This guest installment comes Alexandra Jacunski, a graduate student in Pharmacology at The University of Toronto. She also blogs about her studies, science, and science-related books at Exercises in Auxology.
A book I read in the third grade, The Measly Middle Ages, began my slightly morbid obsession with illness. It described the bubonic plague from a perspective that fascinated me: nobody at the time knew what was killing them, how it was doing so, or how to protect themselves from this invisible monster.
A “problem” I had when starting my own academic path in the biological sciences was that everyone is so darn specialized. I know that I will be expected to focus on one disease, one microbe, or one mechanism when I settle into research – but there’s just so much to know about everything else. As Professor Farnsworth of Futurama put it, “Indeed, the pursuit of knowledge is hopeless and eternal – yay!” How can I learn more about the study of human illness without spending my entire life in grad school?
Enter my genre kryptonite: books about science that aren’t written just for scientists. They’re chock full of information presented in a way that’s easy to absorb – often a must for me after 12 hours at a lab bench. They also all address a fascinating and important issue of our time: our society is, for the most part, scientifically undereducated in a world that is becoming more scientific in its nature. And finally – and most importantly – they all tell unforgettable stories.
One of the first books I read in this genre was The Cutter Incident. Written by Dr. Paul Offit, it recounts the hunt for, and first production of, the polio vaccine. The book isn’t fascinating just because it reads like a modern thriller; Dr. Offit goes beyond describing The Cutter Incident itself, where mistakes made by many led to deadly consequences for thousands of children. He also shows how the disaster impacted contemporary healthcare policy and law, including why pharmaceutical companies don’t want to produce lifesaving vaccines.
Deborah Blum’s The Poisoner’s Handbook chronicles the start of forensic toxicology in the 1920s, dividing the book into chapters, each of whose theme is a poison. In spite of this seeming segregation of cyanide from arsenic or methanol from radium, Blum links all of them together with several different stories drive the book: the plight of Dr. Norris, the first Chief Medical Examiner of New York City; the rise and fall of Prohibition in America; and numerous criminal cases from the time. Finally, the interface between science and society is wonderfully illustrated by the struggles Dr. Norris and his team initially faced in getting anyone to understand the significance of their findings, both in legal courts and the US as a whole.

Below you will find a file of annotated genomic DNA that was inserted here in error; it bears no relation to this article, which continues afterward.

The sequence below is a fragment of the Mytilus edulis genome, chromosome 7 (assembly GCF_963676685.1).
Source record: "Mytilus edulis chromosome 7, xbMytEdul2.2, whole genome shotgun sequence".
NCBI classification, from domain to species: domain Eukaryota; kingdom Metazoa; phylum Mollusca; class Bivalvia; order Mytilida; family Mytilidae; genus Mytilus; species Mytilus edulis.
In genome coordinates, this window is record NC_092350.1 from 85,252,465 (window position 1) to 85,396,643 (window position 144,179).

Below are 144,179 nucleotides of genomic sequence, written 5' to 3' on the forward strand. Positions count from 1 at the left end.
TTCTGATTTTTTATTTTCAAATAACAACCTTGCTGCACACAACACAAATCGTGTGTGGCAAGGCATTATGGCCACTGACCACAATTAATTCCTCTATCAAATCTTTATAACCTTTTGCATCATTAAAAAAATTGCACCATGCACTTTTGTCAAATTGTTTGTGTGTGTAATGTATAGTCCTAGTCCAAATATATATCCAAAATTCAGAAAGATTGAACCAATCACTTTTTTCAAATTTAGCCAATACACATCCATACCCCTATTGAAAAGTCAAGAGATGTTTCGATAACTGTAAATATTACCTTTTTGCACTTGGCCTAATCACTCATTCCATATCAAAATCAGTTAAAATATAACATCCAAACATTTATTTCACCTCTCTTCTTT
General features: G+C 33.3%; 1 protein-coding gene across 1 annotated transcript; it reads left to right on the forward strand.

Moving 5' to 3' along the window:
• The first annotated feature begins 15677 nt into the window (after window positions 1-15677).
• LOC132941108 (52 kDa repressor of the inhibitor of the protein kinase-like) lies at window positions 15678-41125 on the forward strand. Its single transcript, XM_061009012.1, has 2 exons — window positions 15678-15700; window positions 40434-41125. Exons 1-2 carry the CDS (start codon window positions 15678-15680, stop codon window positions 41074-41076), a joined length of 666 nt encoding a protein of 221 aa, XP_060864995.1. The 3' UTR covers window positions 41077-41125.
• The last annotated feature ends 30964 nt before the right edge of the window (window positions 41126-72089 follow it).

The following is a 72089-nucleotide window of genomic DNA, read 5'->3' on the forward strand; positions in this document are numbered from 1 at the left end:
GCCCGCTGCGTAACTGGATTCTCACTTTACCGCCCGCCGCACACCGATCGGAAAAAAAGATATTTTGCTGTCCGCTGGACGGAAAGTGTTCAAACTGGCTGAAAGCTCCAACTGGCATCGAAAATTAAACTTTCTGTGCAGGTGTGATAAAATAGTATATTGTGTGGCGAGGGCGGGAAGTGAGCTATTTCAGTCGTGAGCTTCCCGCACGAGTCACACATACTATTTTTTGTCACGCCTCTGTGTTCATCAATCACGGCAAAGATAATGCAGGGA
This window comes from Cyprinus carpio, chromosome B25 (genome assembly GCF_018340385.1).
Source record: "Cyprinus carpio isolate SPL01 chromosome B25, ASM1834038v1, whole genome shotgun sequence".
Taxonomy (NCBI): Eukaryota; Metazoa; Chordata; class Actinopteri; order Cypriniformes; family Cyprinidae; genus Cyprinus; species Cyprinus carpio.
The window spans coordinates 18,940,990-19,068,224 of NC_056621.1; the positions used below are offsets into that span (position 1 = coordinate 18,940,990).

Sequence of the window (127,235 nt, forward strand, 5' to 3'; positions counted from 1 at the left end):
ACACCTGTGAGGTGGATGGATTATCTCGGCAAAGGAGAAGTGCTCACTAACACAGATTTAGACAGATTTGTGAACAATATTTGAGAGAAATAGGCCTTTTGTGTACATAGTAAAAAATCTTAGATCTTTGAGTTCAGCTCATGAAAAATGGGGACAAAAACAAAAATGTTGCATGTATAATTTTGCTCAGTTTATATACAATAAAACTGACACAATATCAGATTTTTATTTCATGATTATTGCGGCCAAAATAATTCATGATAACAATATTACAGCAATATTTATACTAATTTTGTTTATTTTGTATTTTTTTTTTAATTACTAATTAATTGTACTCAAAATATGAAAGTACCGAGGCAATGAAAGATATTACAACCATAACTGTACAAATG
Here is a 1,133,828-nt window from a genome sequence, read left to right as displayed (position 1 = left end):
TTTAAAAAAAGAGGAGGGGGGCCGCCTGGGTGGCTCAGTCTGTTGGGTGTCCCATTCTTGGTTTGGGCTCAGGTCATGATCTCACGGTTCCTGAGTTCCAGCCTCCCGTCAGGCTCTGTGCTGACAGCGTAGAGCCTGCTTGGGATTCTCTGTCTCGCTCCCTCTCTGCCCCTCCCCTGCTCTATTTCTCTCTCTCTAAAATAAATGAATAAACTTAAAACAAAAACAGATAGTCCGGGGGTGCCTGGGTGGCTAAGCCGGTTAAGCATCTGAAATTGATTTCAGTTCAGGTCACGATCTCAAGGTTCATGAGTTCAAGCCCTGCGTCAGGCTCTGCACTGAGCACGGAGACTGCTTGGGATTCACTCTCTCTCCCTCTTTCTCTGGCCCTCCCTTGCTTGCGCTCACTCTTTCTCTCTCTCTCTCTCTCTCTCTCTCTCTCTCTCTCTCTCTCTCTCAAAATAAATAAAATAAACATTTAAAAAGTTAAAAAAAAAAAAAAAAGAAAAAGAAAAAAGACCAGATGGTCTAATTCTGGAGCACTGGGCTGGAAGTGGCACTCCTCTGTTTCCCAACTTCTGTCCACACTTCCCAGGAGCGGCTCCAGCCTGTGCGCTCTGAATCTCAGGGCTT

Finally, I present to you The Microbe Hunters, a 1926* book by Paul de Kruif. This one emphatically shows the frustrating, though rewarding, nature of scientific inquiry as de Kruif describes the first half-century of microbiology, from the discovery of the microscope to the first treatment for syphilis. His excitement about science is palpable throughout the course of the book; reading it really feels like you’re listening to de Kruif talk about old friends over a cup of coffee. Though ostensibly focused on the development of microbiology, you learn about the scientists themselves: Pasteur was kind of a jerk; Koch was meticulous; Leeuwenhoek was obsessive.
These books are just the tip of the iceberg for this genre: there are ones about HeLa cells (The Immortal Life of Henrietta Lacks), cancer (The Emperor of all Maladies), malaria (Fever), surgery (Complications), and many, many others—they’re piled in the “To Be Read” part of my bookshelf, crowding the novels that are also begging to be devoured. In spite of how many I own, every time I stop by a bookstore, I can’t help finding one more that I just have to have.
*Note: because it was published in 1926, there’s a hefty share of racist phrases in the book. Consider yourself warned.